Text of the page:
6. Any suggestions on how to get published these days, as far as short stories and novels? Agent or small press?
The first thing you need to do is finish your novel. I think a lot of writers never finish their manuscripts because they’re thinking too much about how they’re going to sell it when they finish. When you’re writing, don’t even read trade magazines or web sites that talk about how the publishing sausage is made. It will just depress you and it’s not even relevant because every book is going to take its own path. Every book makes its own odds.
Once you have the end in your sights, I think it’s okay to start thinking about the other stuff–which agents or publishers you’re going to submit to and how you’ll craft your pitch and so forth. As for agent vs. small press, there’s no blanket answer for that. You need to ask what kind of person is going to read your book, and try to figure out what other books that ideal reader has been reading. Those are the examples you want to follow.
7. Do you think attending events like AWP is becoming more and more mandatory for serious writers?
I don’t think anything is mandatory. If you asked TC Boyle how to get published he’d probably tell you to go to the Iowa Writers’ Workshop. If you asked Emily Dickinson or John Kennedy Toole they might tell you to live a life of writerly despair and then kill yourself. Both answers are correct! Before I wrote my novel I hung out with musicians more than writers, and I didn’t really know any novelists at all. That probably wasn’t the best thing for my book. The community of writers is an invaluable thing, and it’s important to be plugged in to other people who do what you do.
8. If you were trying to get your first novel published right now, and didn’t have an agent or publisher, how would you go about trying to get noticed?
I’m not sure getting “noticed” is really the goal, unless you want to be an author the way Rod Blagojevich is. There’s a lot of cynicism around publishing, but the people that I know in publishing, from the small houses to the big ones, from the publicists to the agents, are all sincere about trying to get work they love to a broader audience. Actually it’s the writers who are all cynical. The editors and publishers are frequently the uncompromised ones.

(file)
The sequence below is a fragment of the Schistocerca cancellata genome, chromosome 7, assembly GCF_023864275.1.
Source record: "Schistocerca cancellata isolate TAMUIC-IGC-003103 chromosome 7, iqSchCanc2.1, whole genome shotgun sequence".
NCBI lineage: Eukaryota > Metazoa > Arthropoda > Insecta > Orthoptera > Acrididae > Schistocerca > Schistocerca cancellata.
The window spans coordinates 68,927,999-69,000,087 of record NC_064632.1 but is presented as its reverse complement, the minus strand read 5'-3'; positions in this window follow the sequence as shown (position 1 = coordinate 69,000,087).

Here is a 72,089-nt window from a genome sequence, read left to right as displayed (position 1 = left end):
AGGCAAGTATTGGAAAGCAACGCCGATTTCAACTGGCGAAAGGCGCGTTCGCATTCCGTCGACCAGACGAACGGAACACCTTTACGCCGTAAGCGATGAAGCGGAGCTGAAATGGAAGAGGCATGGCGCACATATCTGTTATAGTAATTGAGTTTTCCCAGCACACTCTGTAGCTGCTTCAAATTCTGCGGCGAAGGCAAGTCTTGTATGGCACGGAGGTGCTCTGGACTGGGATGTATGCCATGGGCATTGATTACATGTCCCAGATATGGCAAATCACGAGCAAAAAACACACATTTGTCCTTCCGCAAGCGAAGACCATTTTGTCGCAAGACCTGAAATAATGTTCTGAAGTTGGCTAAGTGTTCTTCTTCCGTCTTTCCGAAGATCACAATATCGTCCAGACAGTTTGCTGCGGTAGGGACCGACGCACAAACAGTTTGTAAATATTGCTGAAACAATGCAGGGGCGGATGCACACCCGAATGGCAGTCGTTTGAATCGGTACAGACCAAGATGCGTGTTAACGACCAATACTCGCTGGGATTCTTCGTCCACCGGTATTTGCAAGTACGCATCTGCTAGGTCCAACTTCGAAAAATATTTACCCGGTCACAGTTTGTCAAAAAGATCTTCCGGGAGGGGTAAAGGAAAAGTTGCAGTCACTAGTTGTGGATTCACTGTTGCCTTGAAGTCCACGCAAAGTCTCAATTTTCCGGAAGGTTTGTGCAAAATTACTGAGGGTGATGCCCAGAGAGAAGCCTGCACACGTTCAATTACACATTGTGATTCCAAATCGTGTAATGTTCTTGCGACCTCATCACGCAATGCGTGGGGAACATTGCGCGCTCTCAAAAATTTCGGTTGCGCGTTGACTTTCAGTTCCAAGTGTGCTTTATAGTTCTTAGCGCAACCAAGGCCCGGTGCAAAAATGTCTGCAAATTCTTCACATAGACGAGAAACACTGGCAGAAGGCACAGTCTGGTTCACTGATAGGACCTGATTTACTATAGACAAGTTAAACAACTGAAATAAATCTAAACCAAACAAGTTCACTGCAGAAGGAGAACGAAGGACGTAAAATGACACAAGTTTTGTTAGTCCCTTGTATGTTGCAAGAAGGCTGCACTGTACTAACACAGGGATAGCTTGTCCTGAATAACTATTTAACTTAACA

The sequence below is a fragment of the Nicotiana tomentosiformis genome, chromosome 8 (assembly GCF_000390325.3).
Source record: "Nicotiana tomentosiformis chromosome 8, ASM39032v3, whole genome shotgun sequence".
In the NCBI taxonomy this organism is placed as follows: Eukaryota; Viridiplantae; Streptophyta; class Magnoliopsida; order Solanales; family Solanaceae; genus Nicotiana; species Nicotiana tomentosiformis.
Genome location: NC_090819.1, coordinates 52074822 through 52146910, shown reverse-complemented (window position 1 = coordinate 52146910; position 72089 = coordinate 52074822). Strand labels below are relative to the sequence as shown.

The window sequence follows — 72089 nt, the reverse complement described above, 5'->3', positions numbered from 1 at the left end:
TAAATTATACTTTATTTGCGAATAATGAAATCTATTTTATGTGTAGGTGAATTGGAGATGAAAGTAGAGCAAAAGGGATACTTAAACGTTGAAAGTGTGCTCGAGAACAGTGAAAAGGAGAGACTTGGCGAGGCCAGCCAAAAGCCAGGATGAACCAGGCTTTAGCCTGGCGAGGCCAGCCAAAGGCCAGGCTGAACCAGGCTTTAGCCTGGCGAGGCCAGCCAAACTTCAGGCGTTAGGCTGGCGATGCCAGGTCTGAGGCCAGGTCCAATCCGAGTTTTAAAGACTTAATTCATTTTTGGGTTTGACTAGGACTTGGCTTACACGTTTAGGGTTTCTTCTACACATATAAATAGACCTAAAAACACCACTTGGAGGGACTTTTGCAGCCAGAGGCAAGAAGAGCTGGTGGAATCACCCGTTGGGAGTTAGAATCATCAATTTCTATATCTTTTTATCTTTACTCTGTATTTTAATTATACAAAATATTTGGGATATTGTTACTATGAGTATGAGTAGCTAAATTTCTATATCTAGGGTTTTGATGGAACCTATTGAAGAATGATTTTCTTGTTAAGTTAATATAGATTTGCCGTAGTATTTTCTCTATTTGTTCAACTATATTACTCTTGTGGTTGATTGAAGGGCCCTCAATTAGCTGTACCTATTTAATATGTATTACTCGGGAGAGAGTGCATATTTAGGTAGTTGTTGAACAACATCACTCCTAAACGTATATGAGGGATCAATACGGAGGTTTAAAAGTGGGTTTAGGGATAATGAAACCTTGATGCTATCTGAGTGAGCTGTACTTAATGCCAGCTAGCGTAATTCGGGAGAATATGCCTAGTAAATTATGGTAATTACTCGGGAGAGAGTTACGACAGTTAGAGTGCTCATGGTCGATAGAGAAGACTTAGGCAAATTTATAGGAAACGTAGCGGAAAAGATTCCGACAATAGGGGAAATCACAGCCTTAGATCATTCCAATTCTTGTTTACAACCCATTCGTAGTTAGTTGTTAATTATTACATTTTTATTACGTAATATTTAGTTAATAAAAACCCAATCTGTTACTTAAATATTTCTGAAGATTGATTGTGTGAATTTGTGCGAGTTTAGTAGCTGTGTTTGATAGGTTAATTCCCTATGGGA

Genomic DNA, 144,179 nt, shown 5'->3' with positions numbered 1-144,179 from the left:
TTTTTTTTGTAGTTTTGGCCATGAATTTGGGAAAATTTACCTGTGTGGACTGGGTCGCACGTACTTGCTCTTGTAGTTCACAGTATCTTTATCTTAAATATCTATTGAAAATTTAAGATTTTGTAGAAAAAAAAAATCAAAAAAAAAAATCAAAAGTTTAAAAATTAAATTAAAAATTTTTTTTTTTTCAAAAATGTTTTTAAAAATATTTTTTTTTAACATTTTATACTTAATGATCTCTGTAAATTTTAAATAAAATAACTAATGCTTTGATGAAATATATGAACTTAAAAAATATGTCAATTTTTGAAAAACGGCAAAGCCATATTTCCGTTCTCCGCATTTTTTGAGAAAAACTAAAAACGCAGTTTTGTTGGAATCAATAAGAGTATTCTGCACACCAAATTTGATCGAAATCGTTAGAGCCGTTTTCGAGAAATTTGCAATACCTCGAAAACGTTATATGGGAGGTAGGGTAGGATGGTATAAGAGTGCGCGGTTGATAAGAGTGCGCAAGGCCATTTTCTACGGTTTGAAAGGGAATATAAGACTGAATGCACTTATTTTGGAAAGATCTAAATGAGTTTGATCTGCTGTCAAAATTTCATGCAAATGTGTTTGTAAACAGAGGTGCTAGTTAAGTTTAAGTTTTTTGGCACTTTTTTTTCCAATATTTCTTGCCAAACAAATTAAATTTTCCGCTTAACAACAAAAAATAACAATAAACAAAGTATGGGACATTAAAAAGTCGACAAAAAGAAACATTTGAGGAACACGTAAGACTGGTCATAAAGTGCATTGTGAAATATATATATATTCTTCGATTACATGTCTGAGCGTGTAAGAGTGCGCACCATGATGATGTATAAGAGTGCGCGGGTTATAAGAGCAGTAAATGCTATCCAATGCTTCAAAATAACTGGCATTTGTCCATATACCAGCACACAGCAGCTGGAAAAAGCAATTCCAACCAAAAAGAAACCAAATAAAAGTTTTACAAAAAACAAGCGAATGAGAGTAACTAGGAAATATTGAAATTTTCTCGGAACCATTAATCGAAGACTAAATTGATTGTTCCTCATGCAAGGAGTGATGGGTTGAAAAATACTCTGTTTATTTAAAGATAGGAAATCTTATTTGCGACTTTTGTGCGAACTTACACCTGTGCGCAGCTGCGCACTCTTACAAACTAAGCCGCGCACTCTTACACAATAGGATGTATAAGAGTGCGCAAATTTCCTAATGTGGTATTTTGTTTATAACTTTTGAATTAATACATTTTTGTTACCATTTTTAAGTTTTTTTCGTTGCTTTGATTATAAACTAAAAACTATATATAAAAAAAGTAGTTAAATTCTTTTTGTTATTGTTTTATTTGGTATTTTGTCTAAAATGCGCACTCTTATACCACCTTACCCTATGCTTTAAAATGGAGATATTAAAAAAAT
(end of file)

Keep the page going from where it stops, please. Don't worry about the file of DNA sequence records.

Getting published is pretty simple on paper. Write a good book and get it into the hands of someone who likes that sort of thing. It’s more complicated to put that plan into practice. If I were doing it over again I would think about writers who weren’t necessarily like me, but who write books who would appeal to the same readers as my book. Then I would go to the acknowledgments of those books and find who their agents are. Those are the first people I would query. If those authors are published at indie presses, I would approach those publishers.
I don’t want to sound like a shill for the literary agent trade association, but there are other things an agent does for you besides try to get you published. If you have an agent you really trust, he or she can be a first reader, a second editor, a guide, an advisor, a friend. Perhaps most importantly he can have all the business discussions with your publisher so that your interaction with them is never about anything but the work. All agents are probably not created equal, but mine is a bargain. Which is a horrible thing to say about your friend.
9. Tell us a bit about your process: when do you write, how much a day, where?
I have a five year old and a two year old, so I write when they let me. Most days I have a babysitter in the mornings, which means I write mostly in the mornings. But I carry a notebook with me all the time and try to write whenever the ideas come. When it’s working right, the time I have in front of my computer is really about typing as fast as I can. Hopefully I’ve already done a lot of the writing.